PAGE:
28 Weird Things You Probably Didn't Know About MLB Postseason History

From Babe Ruth to Bill Buckner, the first World Series to last year's Fall Classic.

1. The World Series began as an olive branch between two separate leagues that hated each other: the National and American Leagues. Although professional baseball had been around for decades, the first World Series wasn’t played until after the turn of the century, marking the supposed end of a long-standing rivalry between the leagues.


2. But New York Giants’ manager John McGraw still hated the American League so much that his team refused to play in the 1904 World Series The team said “no” to competing against the Boston Americans, largely as a result of continued tension between the AL and NL.

3. The first World Series actually went on for not seven, but eight games -- and the best-of-nine series format was used sporadically through 1921. Boston won that 1903 Fall Classic, defeating the Pittsburgh Pirates, 5-3.

On Oct. 1, 1903, the crowd poured onto the field at Huntington Avenue Grounds in Boston following the opening game of the 190
On Oct. 1, 1903, the crowd poured onto the field at Huntington Avenue Grounds in Boston following the opening game of the 1903 World Series.

4. The Ottoman Empire you learned about in your high school history class was still standing the last time the Cubs won it all. The empire didn’t come to an end until 1922, 14 years after Chicago clinched its last World Series W. 


5. The Great Bambino was both an offensive and defensive hero in Game 2 of the 1916 World Series. Babe Ruth threw a 14-inning complete gametallied the RBI that evened the score and sent the contest into extra innings.


6. Babe Ruth’s World Series ERA is pretty impressive by the way: 0.87. Not bad. The Great Bambino’s overall career ERA isn’t too shabby either, at 2.28.

7. Cy Young himself pitched in Game 1 of the first World Series -- and lost. He took on -- and was defeated by -- the Pirates’ Deacon Phillippe.


8. Two of the biggest rivals in baseball -- the Giants and the Dodgers -- haven’t faced each other in the postseason since 1889. While the teams played tiebreaker series in 1951 and 1962, the ball clubs haven’t gone head-to-head in the playoffs since Benjamin Harrison was president. This was partly due to the fact that the wild card slot wasn’t formalized until the mid-1990s.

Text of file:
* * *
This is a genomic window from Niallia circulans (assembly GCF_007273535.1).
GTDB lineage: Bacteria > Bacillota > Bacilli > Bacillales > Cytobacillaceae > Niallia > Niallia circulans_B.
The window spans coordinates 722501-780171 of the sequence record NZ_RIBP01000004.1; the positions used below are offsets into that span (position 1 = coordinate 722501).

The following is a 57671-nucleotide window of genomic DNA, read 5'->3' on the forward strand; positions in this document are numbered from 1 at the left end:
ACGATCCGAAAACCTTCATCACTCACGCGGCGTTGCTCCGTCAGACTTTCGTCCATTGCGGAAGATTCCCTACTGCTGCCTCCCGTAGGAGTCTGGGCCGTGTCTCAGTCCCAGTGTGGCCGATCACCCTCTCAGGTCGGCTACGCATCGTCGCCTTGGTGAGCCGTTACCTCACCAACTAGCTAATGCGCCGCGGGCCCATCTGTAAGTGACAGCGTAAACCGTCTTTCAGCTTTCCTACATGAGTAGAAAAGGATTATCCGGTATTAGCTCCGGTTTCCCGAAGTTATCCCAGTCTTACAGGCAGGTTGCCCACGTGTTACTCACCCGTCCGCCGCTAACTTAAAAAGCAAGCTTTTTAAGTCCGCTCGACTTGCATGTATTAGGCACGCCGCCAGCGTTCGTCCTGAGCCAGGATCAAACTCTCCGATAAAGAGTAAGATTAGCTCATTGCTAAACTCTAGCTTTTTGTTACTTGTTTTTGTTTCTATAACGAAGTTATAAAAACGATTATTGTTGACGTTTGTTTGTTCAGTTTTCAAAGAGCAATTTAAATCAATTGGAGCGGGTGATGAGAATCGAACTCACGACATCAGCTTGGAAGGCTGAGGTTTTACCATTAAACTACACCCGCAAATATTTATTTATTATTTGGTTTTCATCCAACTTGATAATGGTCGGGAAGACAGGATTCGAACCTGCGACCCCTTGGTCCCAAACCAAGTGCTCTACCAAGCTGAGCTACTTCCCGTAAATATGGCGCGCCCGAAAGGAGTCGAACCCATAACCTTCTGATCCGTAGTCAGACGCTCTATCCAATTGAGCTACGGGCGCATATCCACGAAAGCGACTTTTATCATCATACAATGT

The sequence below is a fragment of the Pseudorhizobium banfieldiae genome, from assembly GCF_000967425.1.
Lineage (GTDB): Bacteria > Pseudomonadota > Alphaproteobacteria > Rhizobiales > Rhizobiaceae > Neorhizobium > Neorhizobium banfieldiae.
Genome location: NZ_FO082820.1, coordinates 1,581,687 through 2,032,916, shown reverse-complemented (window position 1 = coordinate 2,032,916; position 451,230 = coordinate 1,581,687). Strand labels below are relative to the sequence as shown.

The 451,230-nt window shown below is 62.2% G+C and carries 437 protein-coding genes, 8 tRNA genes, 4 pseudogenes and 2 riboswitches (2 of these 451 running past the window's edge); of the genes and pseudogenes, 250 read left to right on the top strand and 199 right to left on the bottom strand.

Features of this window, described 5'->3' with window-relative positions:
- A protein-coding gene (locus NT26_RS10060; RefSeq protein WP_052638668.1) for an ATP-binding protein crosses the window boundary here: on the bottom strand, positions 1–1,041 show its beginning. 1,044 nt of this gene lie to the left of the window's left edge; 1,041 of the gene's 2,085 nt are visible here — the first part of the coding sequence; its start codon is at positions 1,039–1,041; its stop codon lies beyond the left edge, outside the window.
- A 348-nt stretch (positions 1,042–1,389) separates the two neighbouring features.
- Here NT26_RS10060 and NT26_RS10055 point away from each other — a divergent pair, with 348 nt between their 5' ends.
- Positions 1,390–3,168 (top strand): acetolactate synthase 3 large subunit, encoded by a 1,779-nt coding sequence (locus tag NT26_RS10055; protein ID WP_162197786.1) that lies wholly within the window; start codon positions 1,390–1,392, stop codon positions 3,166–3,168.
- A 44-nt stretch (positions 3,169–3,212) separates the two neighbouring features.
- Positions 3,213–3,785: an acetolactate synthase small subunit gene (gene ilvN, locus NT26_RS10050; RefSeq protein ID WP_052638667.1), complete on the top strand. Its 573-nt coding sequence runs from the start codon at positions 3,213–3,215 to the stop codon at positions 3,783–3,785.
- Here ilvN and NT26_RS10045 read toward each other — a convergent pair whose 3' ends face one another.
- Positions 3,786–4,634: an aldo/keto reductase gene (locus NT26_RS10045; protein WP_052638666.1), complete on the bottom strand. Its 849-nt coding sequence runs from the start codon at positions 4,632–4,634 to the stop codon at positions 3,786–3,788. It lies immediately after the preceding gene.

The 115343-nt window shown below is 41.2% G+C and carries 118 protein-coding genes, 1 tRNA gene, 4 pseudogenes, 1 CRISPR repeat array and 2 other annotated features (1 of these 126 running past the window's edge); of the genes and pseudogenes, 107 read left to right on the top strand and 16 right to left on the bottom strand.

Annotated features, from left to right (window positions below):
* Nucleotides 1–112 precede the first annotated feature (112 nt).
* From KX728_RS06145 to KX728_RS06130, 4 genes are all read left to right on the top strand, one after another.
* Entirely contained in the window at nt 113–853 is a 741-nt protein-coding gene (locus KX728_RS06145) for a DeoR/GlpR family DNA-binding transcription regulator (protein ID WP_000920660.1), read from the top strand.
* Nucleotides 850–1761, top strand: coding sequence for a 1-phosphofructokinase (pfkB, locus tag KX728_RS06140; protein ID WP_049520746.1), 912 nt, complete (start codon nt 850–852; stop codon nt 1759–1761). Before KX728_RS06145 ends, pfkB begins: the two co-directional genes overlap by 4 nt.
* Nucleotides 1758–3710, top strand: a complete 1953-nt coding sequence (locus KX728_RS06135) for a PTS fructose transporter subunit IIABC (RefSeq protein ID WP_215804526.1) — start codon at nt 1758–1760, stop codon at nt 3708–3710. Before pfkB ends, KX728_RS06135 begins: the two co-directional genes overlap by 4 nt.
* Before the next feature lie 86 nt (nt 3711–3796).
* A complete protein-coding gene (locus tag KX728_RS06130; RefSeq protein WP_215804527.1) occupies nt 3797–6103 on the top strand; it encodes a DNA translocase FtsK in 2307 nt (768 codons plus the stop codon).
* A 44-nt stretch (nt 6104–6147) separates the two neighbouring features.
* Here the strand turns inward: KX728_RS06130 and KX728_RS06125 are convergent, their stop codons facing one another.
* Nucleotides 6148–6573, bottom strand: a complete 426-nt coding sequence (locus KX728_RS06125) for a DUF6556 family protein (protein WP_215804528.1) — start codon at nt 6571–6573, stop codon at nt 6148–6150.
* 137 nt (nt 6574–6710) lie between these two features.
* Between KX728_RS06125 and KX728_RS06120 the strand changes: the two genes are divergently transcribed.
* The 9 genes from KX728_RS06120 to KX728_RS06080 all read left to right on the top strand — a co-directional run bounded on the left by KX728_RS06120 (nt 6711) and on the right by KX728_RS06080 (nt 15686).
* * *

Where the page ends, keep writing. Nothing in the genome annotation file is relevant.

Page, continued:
9. The first home run in World Series history was hit by someone who died just six years later. Jimmy Sebring nabbed that honor in Game 1 of the 1903 Fall Classic while playing for the Pittsburgh Pirates. He died at age 27 in December 1909

Circa 1904: Jimmy Sebring, an outfielder for the Pirates, stands on the field at West Side Park in Chicago, Illinois.
Circa 1904: Jimmy Sebring, an outfielder for the Pirates, stands on the field at West Side Park in Chicago, Illinois.

10. Deion Sanders is the only person ever to play in both a Super Bowl and a World Series. Sanders won NFL championship rings in Super Bowls XXIX and XXX as a cornerback with the San Francisco 49ers and the Dallas Cowboys, respectively. He competed for the MLB title in 1992 as an outfielder with the Braves.


11. One player, Tim Hudson, has competed in the two longest playoff games in MLB history. These 18-inning affairs took place in 2005, when the Houston Astros and Atlanta Braves faced off, and 2014, when the San Francisco Giants squeaked by the Washington Nationals. 


12. Reggie Jackson once hit three home runs on three consecutive pitches in a World Series game. He hit each of them on the first pitch of their respective at-bats.

Reggie Jackson after winning the 1977 World Series.
Reggie Jackson after winning the 1977 World Series.

13. Exactly twice in history have two players with the same last name hit consecutive home runs in the postseason. Frank and Brooks Robinson had accomplished the feat in 1966 as members of the Baltimore Orioles. Then J.D. and Victor Martinez did so again in 2014 for the Detroit Tigers.


14. Certain photos sure make it look like Bill Buckner was wearing a Cubs glove when he missed the most famous ground ball in baseball history. What’s that on Buckner’s right hand? Apparently Chicago’s Curse of the Billy Goat is contagious.